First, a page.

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My Father

Fayard's picture
Posts: 397
Joined: May 2011


I am from the Uterine Cancer Board.
I am writing because my father has just been diagnosed with adenocarcinoma in the colon.
The onco suspects the liver, and therefore the lymph nodes, is involved.
He wants to do surgery, because according to him there is room to cut and saw the colon back together.

I am concerns about surgery without knowing if other organs are involved, metastasis.
He is 82, but very healthy, still driving. He leaves in Venezuela, which is where I am from.
The onco is also tanking about chemo and radiation.
I had chemo for 6 months, and it wiped me out! I am against it for my father, due to his age and the side effects doctors never tell you about.
I finished chemo July 2012, and I am now having joint pain from head to toe since October 2011.

Any way, I was wondering if anyone could tell me if there is any chemo for colon cancer that does not have severe side effects. This is what the onco claims. I do not believe it.
I also would like to know how effective it has been.

I hope to hear from anyone soon.

God bless you all!

tootsie1's picture
Posts: 5054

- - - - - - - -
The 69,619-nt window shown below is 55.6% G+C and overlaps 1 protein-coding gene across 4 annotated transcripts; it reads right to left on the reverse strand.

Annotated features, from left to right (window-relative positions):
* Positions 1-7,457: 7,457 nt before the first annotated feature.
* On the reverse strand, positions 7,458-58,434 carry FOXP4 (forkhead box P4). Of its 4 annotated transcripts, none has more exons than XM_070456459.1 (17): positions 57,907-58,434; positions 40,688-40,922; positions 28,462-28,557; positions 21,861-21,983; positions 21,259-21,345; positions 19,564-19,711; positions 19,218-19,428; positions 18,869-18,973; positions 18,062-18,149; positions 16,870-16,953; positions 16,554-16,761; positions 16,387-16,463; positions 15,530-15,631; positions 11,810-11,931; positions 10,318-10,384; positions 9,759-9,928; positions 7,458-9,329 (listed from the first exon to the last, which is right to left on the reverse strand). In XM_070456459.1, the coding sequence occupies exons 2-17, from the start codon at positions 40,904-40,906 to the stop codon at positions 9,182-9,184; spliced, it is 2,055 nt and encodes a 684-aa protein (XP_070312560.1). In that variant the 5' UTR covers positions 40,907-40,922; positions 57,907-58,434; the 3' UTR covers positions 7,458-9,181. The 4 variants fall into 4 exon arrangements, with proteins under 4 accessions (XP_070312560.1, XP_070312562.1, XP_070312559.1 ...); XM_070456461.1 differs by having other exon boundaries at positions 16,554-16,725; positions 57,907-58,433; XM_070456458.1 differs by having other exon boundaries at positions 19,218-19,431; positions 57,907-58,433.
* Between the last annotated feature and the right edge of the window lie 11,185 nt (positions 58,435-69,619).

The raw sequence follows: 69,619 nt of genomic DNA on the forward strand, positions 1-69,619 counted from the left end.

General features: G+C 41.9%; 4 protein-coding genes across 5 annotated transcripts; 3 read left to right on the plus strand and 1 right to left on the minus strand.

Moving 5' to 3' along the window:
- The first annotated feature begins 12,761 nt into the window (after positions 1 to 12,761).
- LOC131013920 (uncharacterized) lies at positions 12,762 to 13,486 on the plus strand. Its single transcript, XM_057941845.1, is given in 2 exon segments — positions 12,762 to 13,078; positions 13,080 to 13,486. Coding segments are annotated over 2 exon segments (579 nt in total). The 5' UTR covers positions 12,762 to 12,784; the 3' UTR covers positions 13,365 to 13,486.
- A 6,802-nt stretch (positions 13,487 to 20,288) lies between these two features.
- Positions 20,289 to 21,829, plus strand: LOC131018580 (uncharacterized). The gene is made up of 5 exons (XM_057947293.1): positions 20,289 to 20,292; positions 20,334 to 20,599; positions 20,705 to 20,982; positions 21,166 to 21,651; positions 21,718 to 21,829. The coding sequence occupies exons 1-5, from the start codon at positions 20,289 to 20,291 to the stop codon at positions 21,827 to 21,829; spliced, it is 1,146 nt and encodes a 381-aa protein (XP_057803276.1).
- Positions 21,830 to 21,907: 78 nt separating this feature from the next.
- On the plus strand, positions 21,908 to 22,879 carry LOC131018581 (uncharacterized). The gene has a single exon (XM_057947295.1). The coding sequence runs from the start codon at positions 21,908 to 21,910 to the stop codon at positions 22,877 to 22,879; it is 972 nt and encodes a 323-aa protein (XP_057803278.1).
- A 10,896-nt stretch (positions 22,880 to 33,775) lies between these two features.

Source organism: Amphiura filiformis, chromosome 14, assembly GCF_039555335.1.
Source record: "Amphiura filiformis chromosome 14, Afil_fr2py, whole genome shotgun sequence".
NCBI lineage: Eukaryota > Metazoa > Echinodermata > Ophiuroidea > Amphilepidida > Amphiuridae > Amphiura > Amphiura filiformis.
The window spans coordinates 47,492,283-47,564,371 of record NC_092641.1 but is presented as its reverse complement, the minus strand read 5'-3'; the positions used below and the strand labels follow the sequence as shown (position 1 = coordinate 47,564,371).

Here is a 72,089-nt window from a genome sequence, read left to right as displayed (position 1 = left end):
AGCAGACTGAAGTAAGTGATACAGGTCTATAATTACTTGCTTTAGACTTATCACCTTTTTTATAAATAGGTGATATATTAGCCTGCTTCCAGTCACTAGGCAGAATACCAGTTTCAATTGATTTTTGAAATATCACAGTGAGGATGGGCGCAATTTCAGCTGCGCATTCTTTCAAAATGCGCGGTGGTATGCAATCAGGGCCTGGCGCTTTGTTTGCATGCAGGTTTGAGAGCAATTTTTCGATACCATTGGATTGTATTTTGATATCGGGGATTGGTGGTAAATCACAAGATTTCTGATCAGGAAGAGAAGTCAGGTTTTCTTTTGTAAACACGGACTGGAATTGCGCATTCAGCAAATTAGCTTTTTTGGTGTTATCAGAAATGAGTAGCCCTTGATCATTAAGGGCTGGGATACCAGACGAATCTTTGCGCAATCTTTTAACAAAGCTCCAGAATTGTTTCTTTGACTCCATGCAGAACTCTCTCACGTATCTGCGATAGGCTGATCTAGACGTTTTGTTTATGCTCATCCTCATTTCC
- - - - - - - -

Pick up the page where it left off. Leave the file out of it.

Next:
Joined: Feb 2008

I did not have to do chemo, but there are others whom I am sure will chime in about that. I will say that the surgery is not a picnic, but it can be done (and is, all the time). Praying things go well for your dad.


SharonVegas's picture
Posts: 189
Joined: Feb 2012

Hello, Sorry your Father has been diagnosed with this terrible disease. Do you know what stage? Sounds like stage four. I am stage four and the first chemo I received wiped me out. I received other chemos and all of them had side effects of some form. I'm 60 years old and fairly healthy. I see older people in the chemo room and I don't know how they do it. But I guess we all push through it. If I were you, I would seek a second opinion if that's possible.
Prayers to you and your Father,

Fayard's picture
Posts: 397
Joined: May 2011

Thank you for your input.
No, we do not know the stage yet.
We are still looking into if there are other organs involve.